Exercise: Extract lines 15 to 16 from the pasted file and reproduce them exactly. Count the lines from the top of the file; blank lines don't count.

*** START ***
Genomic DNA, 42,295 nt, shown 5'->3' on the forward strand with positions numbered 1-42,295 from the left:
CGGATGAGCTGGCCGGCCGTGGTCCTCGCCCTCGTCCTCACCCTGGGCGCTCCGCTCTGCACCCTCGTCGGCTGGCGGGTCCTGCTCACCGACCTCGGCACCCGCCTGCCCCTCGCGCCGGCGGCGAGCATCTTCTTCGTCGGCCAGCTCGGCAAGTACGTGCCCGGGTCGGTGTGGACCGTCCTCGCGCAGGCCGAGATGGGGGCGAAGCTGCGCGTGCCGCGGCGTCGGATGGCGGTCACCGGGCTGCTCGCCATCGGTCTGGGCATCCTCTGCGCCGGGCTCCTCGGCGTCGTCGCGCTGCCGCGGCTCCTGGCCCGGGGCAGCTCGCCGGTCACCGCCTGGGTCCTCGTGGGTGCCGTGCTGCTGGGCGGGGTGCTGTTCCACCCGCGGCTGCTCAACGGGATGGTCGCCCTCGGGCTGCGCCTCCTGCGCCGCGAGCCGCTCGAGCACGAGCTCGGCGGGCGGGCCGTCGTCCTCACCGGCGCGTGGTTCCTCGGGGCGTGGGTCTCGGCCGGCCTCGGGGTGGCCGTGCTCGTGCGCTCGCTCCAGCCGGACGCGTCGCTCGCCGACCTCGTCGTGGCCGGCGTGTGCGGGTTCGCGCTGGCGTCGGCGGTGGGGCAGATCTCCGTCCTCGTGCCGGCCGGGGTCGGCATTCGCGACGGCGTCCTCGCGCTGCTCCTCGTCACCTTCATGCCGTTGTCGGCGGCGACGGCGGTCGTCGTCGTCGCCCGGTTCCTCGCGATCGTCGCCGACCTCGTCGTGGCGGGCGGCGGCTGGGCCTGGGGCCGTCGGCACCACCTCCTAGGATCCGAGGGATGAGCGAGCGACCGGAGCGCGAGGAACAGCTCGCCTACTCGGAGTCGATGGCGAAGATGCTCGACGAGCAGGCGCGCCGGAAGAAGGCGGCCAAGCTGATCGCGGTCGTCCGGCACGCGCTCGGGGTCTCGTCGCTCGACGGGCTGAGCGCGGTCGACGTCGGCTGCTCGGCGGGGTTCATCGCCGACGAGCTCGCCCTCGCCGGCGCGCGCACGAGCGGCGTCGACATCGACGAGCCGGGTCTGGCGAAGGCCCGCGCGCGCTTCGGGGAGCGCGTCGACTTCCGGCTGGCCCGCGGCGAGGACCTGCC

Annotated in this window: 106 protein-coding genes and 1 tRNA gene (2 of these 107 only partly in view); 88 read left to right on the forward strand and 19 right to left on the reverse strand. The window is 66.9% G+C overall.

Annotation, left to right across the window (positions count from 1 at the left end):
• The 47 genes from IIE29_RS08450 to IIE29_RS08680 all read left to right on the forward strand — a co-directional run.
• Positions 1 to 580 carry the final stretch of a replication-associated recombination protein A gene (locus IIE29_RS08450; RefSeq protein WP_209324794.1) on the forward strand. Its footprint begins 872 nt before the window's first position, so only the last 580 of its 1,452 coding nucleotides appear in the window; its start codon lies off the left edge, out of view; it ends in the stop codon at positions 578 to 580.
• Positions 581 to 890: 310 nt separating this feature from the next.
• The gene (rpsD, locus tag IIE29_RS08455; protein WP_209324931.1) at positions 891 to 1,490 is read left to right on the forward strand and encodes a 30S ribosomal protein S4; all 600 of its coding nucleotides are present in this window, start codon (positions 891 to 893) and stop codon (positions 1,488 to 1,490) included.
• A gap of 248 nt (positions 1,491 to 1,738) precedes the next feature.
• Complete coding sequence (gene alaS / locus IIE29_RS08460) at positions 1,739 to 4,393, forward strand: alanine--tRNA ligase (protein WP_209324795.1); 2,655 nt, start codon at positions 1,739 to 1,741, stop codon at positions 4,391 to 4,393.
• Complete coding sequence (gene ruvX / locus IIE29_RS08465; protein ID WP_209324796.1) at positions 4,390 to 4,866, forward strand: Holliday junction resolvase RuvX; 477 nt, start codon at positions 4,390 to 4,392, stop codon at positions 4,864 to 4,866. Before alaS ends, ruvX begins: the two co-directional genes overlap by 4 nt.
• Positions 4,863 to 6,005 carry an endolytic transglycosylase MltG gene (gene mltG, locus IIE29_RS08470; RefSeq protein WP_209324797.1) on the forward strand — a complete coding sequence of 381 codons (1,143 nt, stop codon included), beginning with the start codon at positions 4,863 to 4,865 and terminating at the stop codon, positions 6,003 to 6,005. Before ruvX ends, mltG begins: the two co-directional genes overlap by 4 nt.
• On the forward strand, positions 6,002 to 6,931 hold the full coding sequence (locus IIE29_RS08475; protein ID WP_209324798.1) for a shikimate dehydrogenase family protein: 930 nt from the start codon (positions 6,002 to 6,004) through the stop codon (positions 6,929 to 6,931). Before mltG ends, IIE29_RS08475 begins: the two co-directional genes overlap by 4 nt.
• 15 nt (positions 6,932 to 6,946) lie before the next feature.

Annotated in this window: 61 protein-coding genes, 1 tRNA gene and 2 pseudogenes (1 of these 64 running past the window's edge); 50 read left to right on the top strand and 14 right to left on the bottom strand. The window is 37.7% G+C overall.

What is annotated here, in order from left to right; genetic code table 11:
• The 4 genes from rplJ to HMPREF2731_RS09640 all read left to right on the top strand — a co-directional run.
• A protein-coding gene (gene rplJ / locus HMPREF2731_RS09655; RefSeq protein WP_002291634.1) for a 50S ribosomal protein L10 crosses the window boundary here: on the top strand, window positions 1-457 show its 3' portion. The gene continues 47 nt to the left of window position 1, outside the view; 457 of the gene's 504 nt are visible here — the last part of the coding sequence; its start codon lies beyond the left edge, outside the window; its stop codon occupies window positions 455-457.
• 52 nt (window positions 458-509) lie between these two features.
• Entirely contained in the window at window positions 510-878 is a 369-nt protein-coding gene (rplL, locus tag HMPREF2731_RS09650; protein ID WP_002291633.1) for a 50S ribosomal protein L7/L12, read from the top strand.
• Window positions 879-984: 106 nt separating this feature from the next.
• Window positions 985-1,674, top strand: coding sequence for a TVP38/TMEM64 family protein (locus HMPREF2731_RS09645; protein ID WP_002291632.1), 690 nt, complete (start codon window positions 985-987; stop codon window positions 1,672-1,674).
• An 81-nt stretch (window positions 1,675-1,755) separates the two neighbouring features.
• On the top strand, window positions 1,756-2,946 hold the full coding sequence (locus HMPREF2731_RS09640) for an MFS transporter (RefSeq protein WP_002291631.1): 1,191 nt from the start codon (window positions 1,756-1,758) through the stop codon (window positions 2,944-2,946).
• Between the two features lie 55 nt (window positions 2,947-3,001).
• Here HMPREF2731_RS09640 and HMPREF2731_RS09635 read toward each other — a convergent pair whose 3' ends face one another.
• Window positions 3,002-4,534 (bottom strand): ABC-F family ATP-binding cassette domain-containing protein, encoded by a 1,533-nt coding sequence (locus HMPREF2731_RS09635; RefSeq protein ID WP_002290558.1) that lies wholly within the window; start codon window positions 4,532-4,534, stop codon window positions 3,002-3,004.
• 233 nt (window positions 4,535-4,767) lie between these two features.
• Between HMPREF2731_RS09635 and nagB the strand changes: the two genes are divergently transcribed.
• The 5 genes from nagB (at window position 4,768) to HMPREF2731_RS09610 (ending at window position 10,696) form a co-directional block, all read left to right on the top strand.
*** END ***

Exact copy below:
Annotated in this window: 61 protein-coding genes, 1 tRNA gene and 2 pseudogenes (1 of these 64 running past the window's edge); 50 read left to right on the top strand and 14 right to left on the bottom strand. The window is 37.7% G+C overall.

What is annotated here, in order from left to right; genetic code table 11: